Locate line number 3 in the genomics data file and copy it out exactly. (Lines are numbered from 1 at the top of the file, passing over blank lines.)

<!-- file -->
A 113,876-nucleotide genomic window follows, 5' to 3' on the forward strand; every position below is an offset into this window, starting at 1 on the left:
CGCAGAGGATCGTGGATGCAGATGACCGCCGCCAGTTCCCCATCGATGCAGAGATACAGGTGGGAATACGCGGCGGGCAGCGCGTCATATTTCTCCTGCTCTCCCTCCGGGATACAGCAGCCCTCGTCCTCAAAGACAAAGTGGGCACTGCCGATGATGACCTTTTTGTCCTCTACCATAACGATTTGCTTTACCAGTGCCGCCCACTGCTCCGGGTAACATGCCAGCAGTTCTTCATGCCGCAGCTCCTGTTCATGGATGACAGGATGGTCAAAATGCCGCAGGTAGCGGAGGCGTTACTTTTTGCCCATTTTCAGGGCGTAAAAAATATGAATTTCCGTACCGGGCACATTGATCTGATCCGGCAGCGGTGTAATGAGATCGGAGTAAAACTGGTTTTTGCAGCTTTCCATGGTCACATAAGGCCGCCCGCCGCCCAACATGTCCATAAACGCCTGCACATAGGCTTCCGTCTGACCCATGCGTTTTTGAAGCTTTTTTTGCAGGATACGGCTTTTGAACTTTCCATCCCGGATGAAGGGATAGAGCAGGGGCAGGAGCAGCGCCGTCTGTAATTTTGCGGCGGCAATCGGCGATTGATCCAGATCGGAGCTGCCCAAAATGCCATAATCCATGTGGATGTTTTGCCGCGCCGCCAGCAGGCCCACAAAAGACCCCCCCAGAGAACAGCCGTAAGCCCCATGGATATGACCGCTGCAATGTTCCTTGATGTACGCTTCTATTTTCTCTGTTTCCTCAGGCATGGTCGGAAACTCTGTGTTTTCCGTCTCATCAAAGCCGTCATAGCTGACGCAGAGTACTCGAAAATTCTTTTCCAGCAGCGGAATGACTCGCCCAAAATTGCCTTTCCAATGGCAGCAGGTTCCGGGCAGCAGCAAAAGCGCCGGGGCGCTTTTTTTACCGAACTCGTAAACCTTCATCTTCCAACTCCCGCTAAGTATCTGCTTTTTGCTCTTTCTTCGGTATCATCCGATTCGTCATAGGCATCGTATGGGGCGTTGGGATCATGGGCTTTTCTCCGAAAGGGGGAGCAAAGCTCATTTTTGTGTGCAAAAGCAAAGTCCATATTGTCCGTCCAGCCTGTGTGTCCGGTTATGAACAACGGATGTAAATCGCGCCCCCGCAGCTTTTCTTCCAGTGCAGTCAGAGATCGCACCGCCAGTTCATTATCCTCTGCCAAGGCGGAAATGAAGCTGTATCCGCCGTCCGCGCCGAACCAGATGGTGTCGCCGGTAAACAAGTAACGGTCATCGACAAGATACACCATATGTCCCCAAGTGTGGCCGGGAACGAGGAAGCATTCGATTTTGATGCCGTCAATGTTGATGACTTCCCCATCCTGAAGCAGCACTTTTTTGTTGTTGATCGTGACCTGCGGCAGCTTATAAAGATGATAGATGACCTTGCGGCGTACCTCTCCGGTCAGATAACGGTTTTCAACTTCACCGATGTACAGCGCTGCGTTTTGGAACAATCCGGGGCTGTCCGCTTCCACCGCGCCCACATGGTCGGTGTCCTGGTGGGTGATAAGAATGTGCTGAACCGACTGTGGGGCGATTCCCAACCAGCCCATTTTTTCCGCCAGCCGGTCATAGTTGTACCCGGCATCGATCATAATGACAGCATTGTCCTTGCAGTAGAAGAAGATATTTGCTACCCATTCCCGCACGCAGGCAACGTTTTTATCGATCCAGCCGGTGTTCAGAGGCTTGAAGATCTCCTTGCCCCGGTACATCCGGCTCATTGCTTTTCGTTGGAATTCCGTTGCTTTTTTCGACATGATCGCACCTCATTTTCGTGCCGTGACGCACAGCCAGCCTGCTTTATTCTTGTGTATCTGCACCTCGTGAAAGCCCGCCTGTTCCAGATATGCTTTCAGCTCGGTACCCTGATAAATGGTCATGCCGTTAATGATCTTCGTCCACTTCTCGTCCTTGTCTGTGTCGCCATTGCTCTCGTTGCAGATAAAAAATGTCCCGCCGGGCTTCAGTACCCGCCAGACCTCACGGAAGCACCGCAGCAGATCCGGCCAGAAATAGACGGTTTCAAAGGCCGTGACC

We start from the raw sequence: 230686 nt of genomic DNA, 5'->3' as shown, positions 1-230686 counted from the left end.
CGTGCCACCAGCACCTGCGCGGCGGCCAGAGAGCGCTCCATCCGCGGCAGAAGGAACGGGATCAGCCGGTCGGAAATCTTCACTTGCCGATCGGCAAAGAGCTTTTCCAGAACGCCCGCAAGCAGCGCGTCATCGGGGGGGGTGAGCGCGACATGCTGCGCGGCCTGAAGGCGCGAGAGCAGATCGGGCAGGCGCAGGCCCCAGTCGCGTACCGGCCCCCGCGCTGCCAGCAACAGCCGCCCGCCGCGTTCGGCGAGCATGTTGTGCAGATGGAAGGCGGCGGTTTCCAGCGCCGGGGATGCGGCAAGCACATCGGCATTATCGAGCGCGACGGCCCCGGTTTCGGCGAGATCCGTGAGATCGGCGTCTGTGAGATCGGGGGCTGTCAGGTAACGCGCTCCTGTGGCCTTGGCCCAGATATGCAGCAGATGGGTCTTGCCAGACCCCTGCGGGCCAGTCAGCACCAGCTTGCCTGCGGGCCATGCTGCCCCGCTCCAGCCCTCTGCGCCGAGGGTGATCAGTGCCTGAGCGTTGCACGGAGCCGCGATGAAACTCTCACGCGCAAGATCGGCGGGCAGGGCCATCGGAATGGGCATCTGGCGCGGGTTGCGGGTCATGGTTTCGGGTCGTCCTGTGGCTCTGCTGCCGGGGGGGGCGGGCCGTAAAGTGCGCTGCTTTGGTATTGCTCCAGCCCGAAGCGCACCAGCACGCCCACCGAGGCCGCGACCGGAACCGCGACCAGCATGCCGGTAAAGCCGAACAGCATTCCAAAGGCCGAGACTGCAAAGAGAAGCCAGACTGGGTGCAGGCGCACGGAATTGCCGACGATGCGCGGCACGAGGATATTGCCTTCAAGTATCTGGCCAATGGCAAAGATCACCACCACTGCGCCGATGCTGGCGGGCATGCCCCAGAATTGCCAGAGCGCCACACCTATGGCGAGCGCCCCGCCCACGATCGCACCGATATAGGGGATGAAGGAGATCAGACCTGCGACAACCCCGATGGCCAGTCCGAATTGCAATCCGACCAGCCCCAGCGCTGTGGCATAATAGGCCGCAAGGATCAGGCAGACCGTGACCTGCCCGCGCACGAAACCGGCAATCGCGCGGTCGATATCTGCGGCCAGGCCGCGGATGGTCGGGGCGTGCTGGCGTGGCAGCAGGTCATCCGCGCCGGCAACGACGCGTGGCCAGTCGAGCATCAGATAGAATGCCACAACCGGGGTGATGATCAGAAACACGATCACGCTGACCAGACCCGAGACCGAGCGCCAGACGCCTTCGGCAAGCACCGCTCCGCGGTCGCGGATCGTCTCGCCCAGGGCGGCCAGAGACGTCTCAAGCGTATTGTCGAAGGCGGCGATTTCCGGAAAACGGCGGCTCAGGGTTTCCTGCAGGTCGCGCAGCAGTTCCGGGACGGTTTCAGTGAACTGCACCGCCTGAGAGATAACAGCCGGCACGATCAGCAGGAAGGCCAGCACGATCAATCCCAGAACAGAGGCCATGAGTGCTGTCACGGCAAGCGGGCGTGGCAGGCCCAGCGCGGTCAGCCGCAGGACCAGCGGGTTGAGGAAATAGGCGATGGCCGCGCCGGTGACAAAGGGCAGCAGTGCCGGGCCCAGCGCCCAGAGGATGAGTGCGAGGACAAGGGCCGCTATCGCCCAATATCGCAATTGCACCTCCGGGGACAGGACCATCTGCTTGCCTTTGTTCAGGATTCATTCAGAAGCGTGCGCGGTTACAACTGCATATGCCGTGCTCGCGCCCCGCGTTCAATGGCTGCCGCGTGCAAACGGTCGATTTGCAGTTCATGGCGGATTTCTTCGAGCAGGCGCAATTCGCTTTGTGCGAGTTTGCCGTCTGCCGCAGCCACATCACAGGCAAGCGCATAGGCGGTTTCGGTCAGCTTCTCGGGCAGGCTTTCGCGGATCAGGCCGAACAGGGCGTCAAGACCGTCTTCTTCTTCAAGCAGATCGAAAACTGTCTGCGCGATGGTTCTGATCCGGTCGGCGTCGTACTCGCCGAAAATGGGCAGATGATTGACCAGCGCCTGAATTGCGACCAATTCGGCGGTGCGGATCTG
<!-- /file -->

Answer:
We start from the raw sequence: 230686 nt of genomic DNA, 5'->3' as shown, positions 1-230686 counted from the left end.